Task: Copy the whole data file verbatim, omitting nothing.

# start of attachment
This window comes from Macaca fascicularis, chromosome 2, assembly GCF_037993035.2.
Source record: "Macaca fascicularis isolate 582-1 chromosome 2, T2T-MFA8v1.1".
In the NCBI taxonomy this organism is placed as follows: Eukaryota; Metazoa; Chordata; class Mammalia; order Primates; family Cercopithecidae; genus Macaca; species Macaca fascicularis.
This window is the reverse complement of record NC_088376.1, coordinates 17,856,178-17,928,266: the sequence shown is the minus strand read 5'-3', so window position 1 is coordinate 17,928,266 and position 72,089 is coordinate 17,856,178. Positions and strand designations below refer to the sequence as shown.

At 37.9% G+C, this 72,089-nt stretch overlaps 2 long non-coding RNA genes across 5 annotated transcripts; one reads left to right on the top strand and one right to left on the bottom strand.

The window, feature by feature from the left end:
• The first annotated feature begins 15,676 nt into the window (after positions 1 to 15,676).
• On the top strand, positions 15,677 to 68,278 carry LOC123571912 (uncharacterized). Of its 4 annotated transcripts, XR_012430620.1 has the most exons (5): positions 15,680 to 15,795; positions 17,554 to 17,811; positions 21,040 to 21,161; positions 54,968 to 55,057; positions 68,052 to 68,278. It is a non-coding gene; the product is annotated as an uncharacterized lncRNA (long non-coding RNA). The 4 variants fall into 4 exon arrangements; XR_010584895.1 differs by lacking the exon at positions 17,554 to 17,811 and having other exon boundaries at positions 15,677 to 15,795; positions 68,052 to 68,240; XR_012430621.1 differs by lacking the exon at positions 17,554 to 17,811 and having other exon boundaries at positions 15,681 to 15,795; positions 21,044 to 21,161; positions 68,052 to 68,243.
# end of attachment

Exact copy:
This window comes from Macaca fascicularis, chromosome 2, assembly GCF_037993035.2.
Source record: "Macaca fascicularis isolate 582-1 chromosome 2, T2T-MFA8v1.1".
In the NCBI taxonomy this organism is placed as follows: Eukaryota; Metazoa; Chordata; class Mammalia; order Primates; family Cercopithecidae; genus Macaca; species Macaca fascicularis.
This window is the reverse complement of record NC_088376.1, coordinates 17,856,178-17,928,266: the sequence shown is the minus strand read 5'-3', so window position 1 is coordinate 17,928,266 and position 72,089 is coordinate 17,856,178. Positions and strand designations below refer to the sequence as shown.

At 37.9% G+C, this 72,089-nt stretch overlaps 2 long non-coding RNA genes across 5 annotated transcripts; one reads left to right on the top strand and one right to left on the bottom strand.

The window, feature by feature from the left end:
• The first annotated feature begins 15,676 nt into the window (after positions 1 to 15,676).
• On the top strand, positions 15,677 to 68,278 carry LOC123571912 (uncharacterized). Of its 4 annotated transcripts, XR_012430620.1 has the most exons (5): positions 15,680 to 15,795; positions 17,554 to 17,811; positions 21,040 to 21,161; positions 54,968 to 55,057; positions 68,052 to 68,278. It is a non-coding gene; the product is annotated as an uncharacterized lncRNA (long non-coding RNA). The 4 variants fall into 4 exon arrangements; XR_010584895.1 differs by lacking the exon at positions 17,554 to 17,811 and having other exon boundaries at positions 15,677 to 15,795; positions 68,052 to 68,240; XR_012430621.1 differs by lacking the exon at positions 17,554 to 17,811 and having other exon boundaries at positions 15,681 to 15,795; positions 21,044 to 21,161; positions 68,052 to 68,243.